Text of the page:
Dear Partner,

Renee Bricker and Nathan Price at the University of North Georgia are the lead research team for the TurboVote IT Integration Research Project. We cordially invite you to join us in our investigation to discover how IT integration of voter registration tools for students can best be integrated on campuses across the country. 

Why should you participate?  Your experiences with IT at your institution provide invaluable insight that only you have. We want to hear from those who most directly interact with on-campus IT infrastructure. 

Perhaps you might consider participating because your experiences have been particularly frustrating or rewarding. By sharing, you will help to illuminate the higher education landscape of IT integration and voting tools.  

Maybe you’re unclear what IT stands for and aren’t sure whether your institution even has an entire IT department. Is the IT department just one person? Where are they located, anyway? If this sounds familiar, participation in this survey will add to everyone’s understanding of the variations among campus environments. 

Whatever your campus situation, the results of everyone’s experiences with IT integration and voter registration tools for the institutional community will culminate in a more complete picture of what can be done, what might be done,  and with what limitations.  Through these practices,  colleges and universities have the power to promote civic engagement as a lifelong practice. We think that’s important, and hope you do, too. So, please consider joining us today and fill out this simple survey.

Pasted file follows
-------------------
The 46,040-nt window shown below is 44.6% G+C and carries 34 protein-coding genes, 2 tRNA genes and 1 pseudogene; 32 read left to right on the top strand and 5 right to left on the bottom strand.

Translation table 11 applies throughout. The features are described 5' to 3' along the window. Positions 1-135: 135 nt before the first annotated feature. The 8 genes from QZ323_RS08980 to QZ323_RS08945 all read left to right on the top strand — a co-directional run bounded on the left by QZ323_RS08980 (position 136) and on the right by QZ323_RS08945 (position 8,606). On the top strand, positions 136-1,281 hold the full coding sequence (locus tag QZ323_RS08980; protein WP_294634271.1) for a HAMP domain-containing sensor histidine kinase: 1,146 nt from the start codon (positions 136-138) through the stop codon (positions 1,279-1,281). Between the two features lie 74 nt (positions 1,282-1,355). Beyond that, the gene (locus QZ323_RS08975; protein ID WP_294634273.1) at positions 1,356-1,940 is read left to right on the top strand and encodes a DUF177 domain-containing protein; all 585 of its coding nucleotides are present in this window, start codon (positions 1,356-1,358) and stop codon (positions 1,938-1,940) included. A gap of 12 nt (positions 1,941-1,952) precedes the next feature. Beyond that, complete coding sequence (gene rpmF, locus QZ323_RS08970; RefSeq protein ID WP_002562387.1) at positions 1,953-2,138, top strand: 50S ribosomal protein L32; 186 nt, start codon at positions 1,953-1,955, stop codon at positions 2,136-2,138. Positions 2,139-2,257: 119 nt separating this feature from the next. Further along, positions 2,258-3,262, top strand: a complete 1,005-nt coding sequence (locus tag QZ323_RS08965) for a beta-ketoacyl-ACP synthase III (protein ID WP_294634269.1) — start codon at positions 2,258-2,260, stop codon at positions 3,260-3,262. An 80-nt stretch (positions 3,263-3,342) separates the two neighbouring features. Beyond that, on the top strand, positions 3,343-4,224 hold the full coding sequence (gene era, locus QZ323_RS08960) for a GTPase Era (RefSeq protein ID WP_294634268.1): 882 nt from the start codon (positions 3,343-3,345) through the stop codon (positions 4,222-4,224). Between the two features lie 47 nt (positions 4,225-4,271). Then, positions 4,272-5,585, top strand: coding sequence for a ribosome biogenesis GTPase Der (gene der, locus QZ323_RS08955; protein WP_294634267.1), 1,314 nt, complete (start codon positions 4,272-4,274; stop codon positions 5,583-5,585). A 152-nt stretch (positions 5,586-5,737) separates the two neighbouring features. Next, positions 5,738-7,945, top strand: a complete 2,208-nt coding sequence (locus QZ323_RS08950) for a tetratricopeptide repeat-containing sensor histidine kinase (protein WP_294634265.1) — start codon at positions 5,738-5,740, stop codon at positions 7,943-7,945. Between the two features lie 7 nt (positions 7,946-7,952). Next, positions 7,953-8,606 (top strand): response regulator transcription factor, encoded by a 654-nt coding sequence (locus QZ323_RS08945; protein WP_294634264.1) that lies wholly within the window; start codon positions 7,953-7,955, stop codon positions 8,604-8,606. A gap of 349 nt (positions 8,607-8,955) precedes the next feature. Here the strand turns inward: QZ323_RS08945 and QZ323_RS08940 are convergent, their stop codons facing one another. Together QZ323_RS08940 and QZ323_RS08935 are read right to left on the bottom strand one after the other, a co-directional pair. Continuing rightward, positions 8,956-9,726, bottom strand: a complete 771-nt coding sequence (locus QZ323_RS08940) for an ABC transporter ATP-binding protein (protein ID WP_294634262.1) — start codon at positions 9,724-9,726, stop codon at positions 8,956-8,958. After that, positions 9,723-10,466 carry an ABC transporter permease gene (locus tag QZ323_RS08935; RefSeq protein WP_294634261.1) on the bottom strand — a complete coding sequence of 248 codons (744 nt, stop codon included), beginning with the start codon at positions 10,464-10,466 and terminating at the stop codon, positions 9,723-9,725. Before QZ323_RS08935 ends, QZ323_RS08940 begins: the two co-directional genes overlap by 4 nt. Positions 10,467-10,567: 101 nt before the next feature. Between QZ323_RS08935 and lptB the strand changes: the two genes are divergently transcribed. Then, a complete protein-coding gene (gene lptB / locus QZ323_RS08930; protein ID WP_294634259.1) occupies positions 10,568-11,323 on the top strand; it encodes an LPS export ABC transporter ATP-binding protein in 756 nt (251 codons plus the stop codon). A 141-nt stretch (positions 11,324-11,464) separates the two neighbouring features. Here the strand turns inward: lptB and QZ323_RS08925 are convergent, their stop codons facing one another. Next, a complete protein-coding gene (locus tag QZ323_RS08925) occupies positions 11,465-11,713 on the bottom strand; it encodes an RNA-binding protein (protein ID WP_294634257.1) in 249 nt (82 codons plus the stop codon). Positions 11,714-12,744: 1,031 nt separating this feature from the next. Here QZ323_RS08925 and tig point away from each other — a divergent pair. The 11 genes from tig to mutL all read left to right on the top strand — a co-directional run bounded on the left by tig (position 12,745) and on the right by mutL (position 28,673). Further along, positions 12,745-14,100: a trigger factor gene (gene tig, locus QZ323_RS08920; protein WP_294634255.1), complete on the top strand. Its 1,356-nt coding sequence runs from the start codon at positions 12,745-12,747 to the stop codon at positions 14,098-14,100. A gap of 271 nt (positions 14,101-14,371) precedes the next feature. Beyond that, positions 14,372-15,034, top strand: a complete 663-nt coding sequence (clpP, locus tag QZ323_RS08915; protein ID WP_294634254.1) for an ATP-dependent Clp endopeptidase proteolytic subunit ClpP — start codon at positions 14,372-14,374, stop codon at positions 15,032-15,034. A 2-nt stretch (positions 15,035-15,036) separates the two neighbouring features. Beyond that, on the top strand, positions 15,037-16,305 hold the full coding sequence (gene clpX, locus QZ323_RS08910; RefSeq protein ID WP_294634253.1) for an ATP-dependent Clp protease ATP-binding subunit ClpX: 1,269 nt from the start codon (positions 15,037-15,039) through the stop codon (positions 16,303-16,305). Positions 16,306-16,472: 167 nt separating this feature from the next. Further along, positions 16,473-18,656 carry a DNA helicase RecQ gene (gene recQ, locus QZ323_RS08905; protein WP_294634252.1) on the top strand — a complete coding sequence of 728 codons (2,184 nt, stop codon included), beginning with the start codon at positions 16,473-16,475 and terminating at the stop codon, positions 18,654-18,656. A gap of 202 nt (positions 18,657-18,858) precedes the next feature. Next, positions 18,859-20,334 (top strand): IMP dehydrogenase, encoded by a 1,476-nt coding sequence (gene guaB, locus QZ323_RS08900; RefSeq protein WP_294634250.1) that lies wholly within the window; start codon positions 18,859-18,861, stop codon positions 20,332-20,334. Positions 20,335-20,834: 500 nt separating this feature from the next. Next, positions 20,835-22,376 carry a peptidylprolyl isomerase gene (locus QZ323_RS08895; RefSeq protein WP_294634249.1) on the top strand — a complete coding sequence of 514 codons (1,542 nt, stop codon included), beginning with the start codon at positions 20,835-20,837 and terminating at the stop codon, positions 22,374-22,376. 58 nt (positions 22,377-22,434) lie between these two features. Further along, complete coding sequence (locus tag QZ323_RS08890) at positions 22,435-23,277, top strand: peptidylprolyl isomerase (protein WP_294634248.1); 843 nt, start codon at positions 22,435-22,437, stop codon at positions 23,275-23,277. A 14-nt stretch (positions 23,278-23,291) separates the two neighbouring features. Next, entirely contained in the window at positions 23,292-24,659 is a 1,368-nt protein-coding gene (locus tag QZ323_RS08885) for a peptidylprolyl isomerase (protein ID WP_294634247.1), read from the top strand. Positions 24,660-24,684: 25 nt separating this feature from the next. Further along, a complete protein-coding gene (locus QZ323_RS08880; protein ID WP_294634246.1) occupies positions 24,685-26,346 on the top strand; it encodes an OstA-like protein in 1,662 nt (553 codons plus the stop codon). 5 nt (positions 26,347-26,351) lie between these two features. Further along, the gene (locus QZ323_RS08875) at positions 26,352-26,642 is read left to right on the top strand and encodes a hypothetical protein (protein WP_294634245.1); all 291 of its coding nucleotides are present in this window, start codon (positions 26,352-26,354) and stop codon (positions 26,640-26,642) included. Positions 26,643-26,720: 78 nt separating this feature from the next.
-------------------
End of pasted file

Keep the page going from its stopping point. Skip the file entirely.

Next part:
Who are we?

Renee Bricker and Nathan Price at the University of North Georgia are the lead research team for the TurboVote IT Integration Research Project supported by the Rapoport Foundation. 

Bricker earned a doctorate in history at Wayne State University in Detroit, Michigan in 2010.  She is trained in early modern British and European history and gender.  She has written about using social media to teach early modern history. She served as co-director of eCitizenship, an ADP initiative, and has studied citizenship in the early modern historical context. She is a recipient of an NEH Enduring Questions award that explores the question of peace together with three other UNG faculty.  She is also an early and enthusiastic champion of TurboVote at North Georgia. 

To come at American youth voting practices from a background in early modern European history may seem an unlikely development, but it draws our attention to the gravity of voting in our civic polity.  Besides the contributions of historical context and experience in historical research qualitative analyses, she draws upon early experiences in national and statewide political campaigns. 

Nathan Price earned a Ph. D. in political science with a concentration in European politics from Louisiana State University (LSU) in 2012. While at LSU, Price taught classes in comparative politics and Western European politics and served as a faculty member for the 2012 LSU program in London and Edinburgh. Currently a lecturer of political science at the University of North Georgia, he brings a background rich in qualitative analysis from his role as a supervisor at the public policy research lab at Louisiana State University. 

Price’s research interests include the examination of perceptions of a democratic deficit in the European Union with an eye to voting behavior in Western Europe. He has a particular interest in far-right, nationalist parties.  

Together Bricker and Price hold a determined commitment to the right to vote and the access to exercise that right. This is why this current effort by Democracy Works and TurboVote to study IT integration with voting tools in campus environments is exciting, meaningful, and an honor.